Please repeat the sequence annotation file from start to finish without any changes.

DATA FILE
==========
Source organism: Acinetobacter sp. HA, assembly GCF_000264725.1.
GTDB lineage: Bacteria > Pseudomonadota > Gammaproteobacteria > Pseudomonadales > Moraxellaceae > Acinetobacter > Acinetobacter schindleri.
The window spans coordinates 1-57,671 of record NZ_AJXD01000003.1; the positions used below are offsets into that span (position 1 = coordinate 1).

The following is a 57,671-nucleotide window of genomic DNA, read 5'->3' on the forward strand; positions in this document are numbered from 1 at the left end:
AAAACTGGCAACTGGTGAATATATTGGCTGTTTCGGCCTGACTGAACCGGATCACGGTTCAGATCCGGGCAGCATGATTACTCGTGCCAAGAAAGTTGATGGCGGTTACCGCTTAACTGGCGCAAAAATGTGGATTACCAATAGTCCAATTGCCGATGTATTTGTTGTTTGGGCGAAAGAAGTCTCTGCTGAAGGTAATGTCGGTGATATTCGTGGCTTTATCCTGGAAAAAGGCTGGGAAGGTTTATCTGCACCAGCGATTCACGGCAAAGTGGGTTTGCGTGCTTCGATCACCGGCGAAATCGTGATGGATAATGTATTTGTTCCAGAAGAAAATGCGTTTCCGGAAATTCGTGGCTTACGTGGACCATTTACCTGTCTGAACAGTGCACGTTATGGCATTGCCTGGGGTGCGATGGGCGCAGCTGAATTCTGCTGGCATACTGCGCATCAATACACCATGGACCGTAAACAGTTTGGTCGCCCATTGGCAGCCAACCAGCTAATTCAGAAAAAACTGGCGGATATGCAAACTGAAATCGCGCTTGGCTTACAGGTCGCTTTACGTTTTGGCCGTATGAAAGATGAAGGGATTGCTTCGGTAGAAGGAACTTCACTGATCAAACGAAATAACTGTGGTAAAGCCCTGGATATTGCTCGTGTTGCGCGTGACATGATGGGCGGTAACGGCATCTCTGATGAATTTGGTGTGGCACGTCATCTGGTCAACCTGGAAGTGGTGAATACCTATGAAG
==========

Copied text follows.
Source organism: Acinetobacter sp. HA, assembly GCF_000264725.1.
GTDB lineage: Bacteria > Pseudomonadota > Gammaproteobacteria > Pseudomonadales > Moraxellaceae > Acinetobacter > Acinetobacter schindleri.
The window spans coordinates 1-57,671 of record NZ_AJXD01000003.1; the positions used below are offsets into that span (position 1 = coordinate 1).

The following is a 57,671-nucleotide window of genomic DNA, read 5'->3' on the forward strand; positions in this document are numbered from 1 at the left end:
AAAACTGGCAACTGGTGAATATATTGGCTGTTTCGGCCTGACTGAACCGGATCACGGTTCAGATCCGGGCAGCATGATTACTCGTGCCAAGAAAGTTGATGGCGGTTACCGCTTAACTGGCGCAAAAATGTGGATTACCAATAGTCCAATTGCCGATGTATTTGTTGTTTGGGCGAAAGAAGTCTCTGCTGAAGGTAATGTCGGTGATATTCGTGGCTTTATCCTGGAAAAAGGCTGGGAAGGTTTATCTGCACCAGCGATTCACGGCAAAGTGGGTTTGCGTGCTTCGATCACCGGCGAAATCGTGATGGATAATGTATTTGTTCCAGAAGAAAATGCGTTTCCGGAAATTCGTGGCTTACGTGGACCATTTACCTGTCTGAACAGTGCACGTTATGGCATTGCCTGGGGTGCGATGGGCGCAGCTGAATTCTGCTGGCATACTGCGCATCAATACACCATGGACCGTAAACAGTTTGGTCGCCCATTGGCAGCCAACCAGCTAATTCAGAAAAAACTGGCGGATATGCAAACTGAAATCGCGCTTGGCTTACAGGTCGCTTTACGTTTTGGCCGTATGAAAGATGAAGGGATTGCTTCGGTAGAAGGAACTTCACTGATCAAACGAAATAACTGTGGTAAAGCCCTGGATATTGCTCGTGTTGCGCGTGACATGATGGGCGGTAACGGCATCTCTGATGAATTTGGTGTGGCACGTCATCTGGTCAACCTGGAAGTGGTGAATACCTATGAAG